Why China’s Turmoil Is Good News for US Economy and Stocks
U.S. stocks have endured a lot of turmoil, but recent shocks have made apparent important facts about China and the shifting global economy long ignored by many analysts and investors. Those bode well for America, and the bull market should soon resume.
Faulty accounting standards make dicey assessing the true profitability of most publicly traded Chinese companies. Bond ratings in the Middle Kingdom, often a good first indicator of business health, are outright frauds—97 percent of Chinese companies score AA or AAA, compared with 1.4 percent for U.S. businesses.
Only 39 percent of Chinese shares are actively traded, with the balance held by government entities or company founders, whereas 94 percent of U.S. shares are in the active marketplace.
As of June 8, the Shanghai Composite Index was up 250 percent over the prior 12 months, then it plummeted 37 percent before stabilizing somewhat at the end of last week. That respite, however, was accomplished after Beijing again flooded markets with liquidity.
Recently, Beijing opened the Shanghai and Hang Seng markets to selected foreign investors, but they have remained shy about jumping in—and for good reason. Chinese company reports and stock-market valuations are as fraudulent as China’s gross-domestic-product statistics.
The flood of cheap imports at Wal-Mart (WMT) and size of China’s official U.S. dollar holdings testify to the heft of its economy. Official measures of GDP and growth are inflated and don’t jibe with indicators economists use to measure economies with dodgy statistics such as freight shipments, passenger travel, electricity use, and property development.
Beijing reported 7 percent growth for the second quarter, but actual growth was about half that. If the money-losing “zombie factories,” propped up by government bank loans, were shuttered, the pace would be even lower.
China’s economic strategy of yuan devaluation, government bank lending to favored enterprises, and compelling Western companies to transfer know-how to gain market access is running out of gas, much like in the Soviet Union in the 1970s and Japan in the 1990s.
Now Beijing is taking aim at technology sectors, including cellphones, networking equipment, and chip making. Indigenous Chinese companies face tough challenges making products Westerners want to buy.
Since Alexander Graham Bell, hungry entrepreneurs such as the ones who founded Apple, Google, and Twitter have been the real instigators of progress, not mega-companies such as IBM and Hewlett-Packard. In China, big state-owned enterprises and private businesses favored by Communist Party bosses specialize in winning political favor and protection, not sweating out tough-to-solve problems.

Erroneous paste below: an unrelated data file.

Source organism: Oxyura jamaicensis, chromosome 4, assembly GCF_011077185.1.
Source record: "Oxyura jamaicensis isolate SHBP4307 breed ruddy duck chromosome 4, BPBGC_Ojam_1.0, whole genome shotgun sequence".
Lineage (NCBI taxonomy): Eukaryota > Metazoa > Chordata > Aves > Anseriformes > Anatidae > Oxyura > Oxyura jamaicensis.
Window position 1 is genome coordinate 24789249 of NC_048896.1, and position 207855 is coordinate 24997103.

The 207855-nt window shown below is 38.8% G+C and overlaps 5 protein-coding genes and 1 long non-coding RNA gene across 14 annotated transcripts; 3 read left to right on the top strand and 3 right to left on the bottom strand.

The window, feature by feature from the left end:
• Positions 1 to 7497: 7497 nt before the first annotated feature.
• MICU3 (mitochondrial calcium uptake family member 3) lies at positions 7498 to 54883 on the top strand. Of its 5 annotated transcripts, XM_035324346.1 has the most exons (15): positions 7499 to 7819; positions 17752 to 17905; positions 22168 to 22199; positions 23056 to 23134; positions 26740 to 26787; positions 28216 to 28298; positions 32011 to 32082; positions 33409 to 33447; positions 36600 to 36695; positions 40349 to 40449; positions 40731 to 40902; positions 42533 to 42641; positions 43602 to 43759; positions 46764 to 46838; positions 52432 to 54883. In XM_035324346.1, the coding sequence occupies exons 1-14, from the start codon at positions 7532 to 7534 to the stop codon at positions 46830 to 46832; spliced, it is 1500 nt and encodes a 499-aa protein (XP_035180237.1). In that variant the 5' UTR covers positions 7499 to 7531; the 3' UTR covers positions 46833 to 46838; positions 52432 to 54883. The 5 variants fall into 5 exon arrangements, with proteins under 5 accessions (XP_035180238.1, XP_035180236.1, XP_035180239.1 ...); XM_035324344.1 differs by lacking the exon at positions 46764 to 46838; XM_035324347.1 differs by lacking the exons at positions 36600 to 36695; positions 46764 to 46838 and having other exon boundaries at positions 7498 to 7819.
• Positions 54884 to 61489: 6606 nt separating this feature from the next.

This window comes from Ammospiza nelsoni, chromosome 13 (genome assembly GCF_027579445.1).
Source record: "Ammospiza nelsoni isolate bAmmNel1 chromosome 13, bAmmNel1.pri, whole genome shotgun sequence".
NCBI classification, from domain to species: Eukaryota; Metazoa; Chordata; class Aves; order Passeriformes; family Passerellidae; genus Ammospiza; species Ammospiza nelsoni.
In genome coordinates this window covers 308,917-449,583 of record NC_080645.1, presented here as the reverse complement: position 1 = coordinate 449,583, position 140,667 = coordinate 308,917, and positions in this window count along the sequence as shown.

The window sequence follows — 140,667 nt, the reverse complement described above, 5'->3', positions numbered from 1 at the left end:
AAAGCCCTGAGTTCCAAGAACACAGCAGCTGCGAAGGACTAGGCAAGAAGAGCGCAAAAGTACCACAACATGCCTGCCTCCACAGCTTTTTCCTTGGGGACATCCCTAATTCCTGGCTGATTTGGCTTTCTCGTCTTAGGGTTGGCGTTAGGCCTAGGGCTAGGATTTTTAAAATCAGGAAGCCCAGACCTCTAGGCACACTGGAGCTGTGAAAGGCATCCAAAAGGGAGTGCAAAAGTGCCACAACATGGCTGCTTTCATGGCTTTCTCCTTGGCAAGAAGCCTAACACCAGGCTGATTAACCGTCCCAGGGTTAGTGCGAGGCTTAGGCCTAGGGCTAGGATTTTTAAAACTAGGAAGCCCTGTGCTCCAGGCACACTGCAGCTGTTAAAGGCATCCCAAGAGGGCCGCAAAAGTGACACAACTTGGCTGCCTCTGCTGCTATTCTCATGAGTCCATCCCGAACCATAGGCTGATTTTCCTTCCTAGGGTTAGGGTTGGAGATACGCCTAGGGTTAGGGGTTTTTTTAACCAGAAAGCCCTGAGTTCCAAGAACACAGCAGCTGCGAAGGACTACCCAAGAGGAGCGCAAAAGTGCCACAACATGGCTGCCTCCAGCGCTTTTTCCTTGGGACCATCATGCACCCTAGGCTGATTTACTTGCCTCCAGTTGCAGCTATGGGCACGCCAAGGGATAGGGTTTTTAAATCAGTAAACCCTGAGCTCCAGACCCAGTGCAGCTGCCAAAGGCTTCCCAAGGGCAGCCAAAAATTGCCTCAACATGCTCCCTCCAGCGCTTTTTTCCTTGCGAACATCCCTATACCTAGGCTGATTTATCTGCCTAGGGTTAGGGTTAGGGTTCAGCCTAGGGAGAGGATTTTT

Moreover, Western companies are quite adroit at keeping the important secrets to themselves. Consider how many joint ventures Beijing has forced with Western automakers, yet indigenous Chinese firms still have not learned how to make an exportable vehicle.
Finally, in the technology sector, Beijing’s penchant for censorship, secrecy, and control will surely place an additional burden on technology transfer and innovation.
The shift in China toward a more consumer-driven and service economy may be bad news for companies and countries that pump oil and mine copper, such as Exxon Mobil or Zambia, but it is good news for American technology companies ranging from those pioneering radical new ways to make goods like 3-D printers and path-breaking products like electric cars.
As U.S. markets recover, winners will emerge among tech startups. Many will be old-line firms such as Ford, which is betting big on making the automobile a nexus of high-tech consumer products, and Google, which caters to consumers worldwide by constantly delivering more value through constant innovation.
The U.S. economy won’t be much hurt by China’s slowdown because China has purchased much less in the United States than it sells here. For whatever growth China enjoys, however, it will have no choice but to do business with America’s innovators.
The U.S. economic recovery and stock prices should follow up on those trends.
As China changes its focus, its economic development will pose less of a risk of further losses in U.S. manufacturing jobs and create even greater reliance on Western know-how in rapidly changing technology sectors. That will give new impetus to U.S. corporate profits and investments in R&D and push up U.S. stocks and growth.
Peter Morici, professor at the Robert H. Smith School of Business at the University of Maryland, is a recognized expert on economic policy and international economics. Previously he served as director of the Office of Economics at the U.S. International Trade Commission. Follow him on Twitter @pmorici1.